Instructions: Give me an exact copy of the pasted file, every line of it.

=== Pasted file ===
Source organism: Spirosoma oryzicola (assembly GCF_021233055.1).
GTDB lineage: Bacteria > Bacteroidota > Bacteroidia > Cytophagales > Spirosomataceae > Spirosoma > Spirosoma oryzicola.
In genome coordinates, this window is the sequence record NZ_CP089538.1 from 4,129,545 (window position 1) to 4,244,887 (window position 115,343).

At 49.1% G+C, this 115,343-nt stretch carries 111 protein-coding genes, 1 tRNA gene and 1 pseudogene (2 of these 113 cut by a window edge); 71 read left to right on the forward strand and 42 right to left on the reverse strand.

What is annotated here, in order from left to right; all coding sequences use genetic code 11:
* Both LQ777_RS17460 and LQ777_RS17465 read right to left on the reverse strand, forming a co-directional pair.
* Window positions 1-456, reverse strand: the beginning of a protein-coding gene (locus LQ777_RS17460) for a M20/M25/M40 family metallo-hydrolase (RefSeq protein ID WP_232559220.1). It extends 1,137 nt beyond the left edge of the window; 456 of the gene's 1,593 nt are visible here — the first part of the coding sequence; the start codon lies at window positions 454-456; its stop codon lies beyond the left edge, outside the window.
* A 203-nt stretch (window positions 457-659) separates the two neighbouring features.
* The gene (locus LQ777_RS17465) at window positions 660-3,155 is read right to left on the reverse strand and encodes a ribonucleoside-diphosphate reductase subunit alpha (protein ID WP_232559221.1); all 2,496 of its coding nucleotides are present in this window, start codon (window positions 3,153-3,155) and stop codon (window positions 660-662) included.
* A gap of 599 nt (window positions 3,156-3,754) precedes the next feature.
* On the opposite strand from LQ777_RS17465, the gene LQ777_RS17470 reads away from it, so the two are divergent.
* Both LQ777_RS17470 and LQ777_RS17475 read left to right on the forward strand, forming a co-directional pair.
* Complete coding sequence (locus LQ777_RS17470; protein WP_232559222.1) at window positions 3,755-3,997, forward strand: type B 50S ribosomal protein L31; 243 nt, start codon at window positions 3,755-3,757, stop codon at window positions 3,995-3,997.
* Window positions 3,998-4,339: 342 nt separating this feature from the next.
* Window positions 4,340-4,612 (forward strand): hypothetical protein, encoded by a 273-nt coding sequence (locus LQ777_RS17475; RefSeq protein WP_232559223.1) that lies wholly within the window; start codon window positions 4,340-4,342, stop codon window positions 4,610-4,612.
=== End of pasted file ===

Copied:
Source organism: Spirosoma oryzicola (assembly GCF_021233055.1).
GTDB lineage: Bacteria > Bacteroidota > Bacteroidia > Cytophagales > Spirosomataceae > Spirosoma > Spirosoma oryzicola.
In genome coordinates, this window is the sequence record NZ_CP089538.1 from 4,129,545 (window position 1) to 4,244,887 (window position 115,343).

At 49.1% G+C, this 115,343-nt stretch carries 111 protein-coding genes, 1 tRNA gene and 1 pseudogene (2 of these 113 cut by a window edge); 71 read left to right on the forward strand and 42 right to left on the reverse strand.

What is annotated here, in order from left to right; all coding sequences use genetic code 11:
* Both LQ777_RS17460 and LQ777_RS17465 read right to left on the reverse strand, forming a co-directional pair.
* Window positions 1-456, reverse strand: the beginning of a protein-coding gene (locus LQ777_RS17460) for a M20/M25/M40 family metallo-hydrolase (RefSeq protein ID WP_232559220.1). It extends 1,137 nt beyond the left edge of the window; 456 of the gene's 1,593 nt are visible here — the first part of the coding sequence; the start codon lies at window positions 454-456; its stop codon lies beyond the left edge, outside the window.
* A 203-nt stretch (window positions 457-659) separates the two neighbouring features.
* The gene (locus LQ777_RS17465) at window positions 660-3,155 is read right to left on the reverse strand and encodes a ribonucleoside-diphosphate reductase subunit alpha (protein ID WP_232559221.1); all 2,496 of its coding nucleotides are present in this window, start codon (window positions 3,153-3,155) and stop codon (window positions 660-662) included.
* A gap of 599 nt (window positions 3,156-3,754) precedes the next feature.
* On the opposite strand from LQ777_RS17465, the gene LQ777_RS17470 reads away from it, so the two are divergent.
* Both LQ777_RS17470 and LQ777_RS17475 read left to right on the forward strand, forming a co-directional pair.
* Complete coding sequence (locus LQ777_RS17470; protein WP_232559222.1) at window positions 3,755-3,997, forward strand: type B 50S ribosomal protein L31; 243 nt, start codon at window positions 3,755-3,757, stop codon at window positions 3,995-3,997.
* Window positions 3,998-4,339: 342 nt separating this feature from the next.
* Window positions 4,340-4,612 (forward strand): hypothetical protein, encoded by a 273-nt coding sequence (locus LQ777_RS17475; RefSeq protein WP_232559223.1) that lies wholly within the window; start codon window positions 4,340-4,342, stop codon window positions 4,610-4,612.